The Big 12's top 10 receivers: Part 2

We've looked at the Big 12's top quarterbacks and top running backs. Now it's time for the receivers.

After looking through the list of running backs, it's obvious the talent in the Big 12 is much deeper in the backfield than along the line of scrimmage.

But here's how they stand now, and it could look much different in December. Here's the bottom half of the list.

1. Ryan Broyles, Oklahoma

The gap between Broyles and his closest contemporary might be larger than at any other position in the Big 12 -- at least as the season begins. Despite playing with a patchwork offensive line and an inexperienced freshman quarterback, Broyles still caught 89 passes for 1,120 yards and a league-high 15 touchdowns, which were also tied for second-most nationally. What makes Broyles so good is his elusiveness; he can turn a four-yard curl into a 20-yard game-breaker or a quick slant into a 50-yard score. That helps him remain consistent and provide an easy target for his quarterback, despite being just 5-foot-11 and 178 pounds. He missed most of the Miami game after fracturing his shoulder blade on the opening drive, all of the game against Baylor the following week and was limited against Texas. His numbers are even more staggering considering that time missed. Excluding those three games, he caught at least seven passes in all but one game, the opening-game loss to BYU. He closed the season with his best performance, a 13-reception, 156-yard, three-touchdown masterpiece against Stanford.

2. Jeff Fuller, Texas A&M

If one player can unseat Broyles this season, it's Fuller. He missed all of four games and most of two more with a broken leg last season, but once he returned, his production swelled and he closed the season with a pair of 100-yard performance, including six catches for 132 yards and three touchdowns against rival Texas. He's got two years of experience, the conference's best quarterback (including great rapport and trust with said quarterback), great size (6-foot-4, 215 pounds) and outstanding hands. Barring another injury, 1,000 yards look like a very real possibility for Fuller.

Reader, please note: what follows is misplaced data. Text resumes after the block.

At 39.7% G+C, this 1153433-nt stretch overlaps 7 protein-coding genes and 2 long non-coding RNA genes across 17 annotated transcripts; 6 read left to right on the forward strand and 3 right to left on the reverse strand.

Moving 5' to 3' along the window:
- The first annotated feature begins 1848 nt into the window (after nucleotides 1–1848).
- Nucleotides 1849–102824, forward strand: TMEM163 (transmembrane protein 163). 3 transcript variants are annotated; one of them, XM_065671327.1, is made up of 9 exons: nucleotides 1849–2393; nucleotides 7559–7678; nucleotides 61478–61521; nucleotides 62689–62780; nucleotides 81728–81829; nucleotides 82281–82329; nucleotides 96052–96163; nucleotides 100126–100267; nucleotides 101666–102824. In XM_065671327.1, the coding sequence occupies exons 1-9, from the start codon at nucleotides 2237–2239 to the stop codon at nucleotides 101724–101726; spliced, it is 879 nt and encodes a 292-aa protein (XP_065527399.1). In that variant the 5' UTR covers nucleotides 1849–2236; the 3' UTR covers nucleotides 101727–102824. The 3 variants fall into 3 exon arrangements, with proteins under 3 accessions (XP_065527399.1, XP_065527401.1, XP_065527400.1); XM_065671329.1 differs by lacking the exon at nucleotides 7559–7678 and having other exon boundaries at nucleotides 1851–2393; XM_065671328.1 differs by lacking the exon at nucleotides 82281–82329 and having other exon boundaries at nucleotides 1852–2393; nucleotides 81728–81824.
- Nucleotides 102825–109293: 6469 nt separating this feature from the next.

3. Alex Torres, Texas Tech

Torres is the slightly-more-impressive half of the top of Texas Tech's extremely deep receiving corps. He remained constant while his starting quarterback shifted. He'll be expected to do the same this year for Steven Sheffield and Taylor Potts -- a quarterback race that never really heated up this spring after both suffered injuries. Torres had his best game against one of the conference's best defenses last season, burning Oklahoma for 163 yards on 11 catches and a touchdown in the Red Raiders' 41-10 win.

4. Niles Paul, Nebraska

Paul is perhaps the most interesting receiver in the entire Big 12. Before last season, he had zero career touchdown catches, and failed to top 800 yards last season with 40 catches for 796 yards and four touchdowns. But Nebraska's shell offense hasn't allowed the nation to quite get a real read on just how talented Paul really is. How much that's affected him -- or should affect him -- is up for debate. NFL scouts recently tabbed Paul as the top senior wideout in next year's draft, but he'll need to validate it on the field this season. One of his brightest flashes of brilliance came in last season's Holiday Bowl on a 74-yard touchdown catch. He'll need more of those this year to move up the list. He was held without a catch once last season, and had just one catch in four other games. But how much was Nebraska's conservative playcalling after a frustrating loss to Iowa State (a game that featured six Paul catches for 143 yards, by the way) to blame? I'm hoping to find out this year.

5. Detron Lewis, Texas Tech

Lewis is a little shorter (6-foot) than his Red Raider counterpart, Torres (6-foot-2), but both provided nearly identical production throughout the season. Lewis finished with 65 receptions for 844 yards and six touchdowns, while Torres finished with 67 catches for 806 yards and six scores. But Lewis' production dropped last season, even though he caught at least five passes in eight games. Part of that was the switch to Potts and Sheffield from Graham Harrell, but Lewis never became the top target for his new quarterback, even though he put up impressive numbers. He should have another great year as a senior, but Torres' bright future after equaling Lewis' production in just his first year playing pushes him higher on the list.

See the list's bottom half.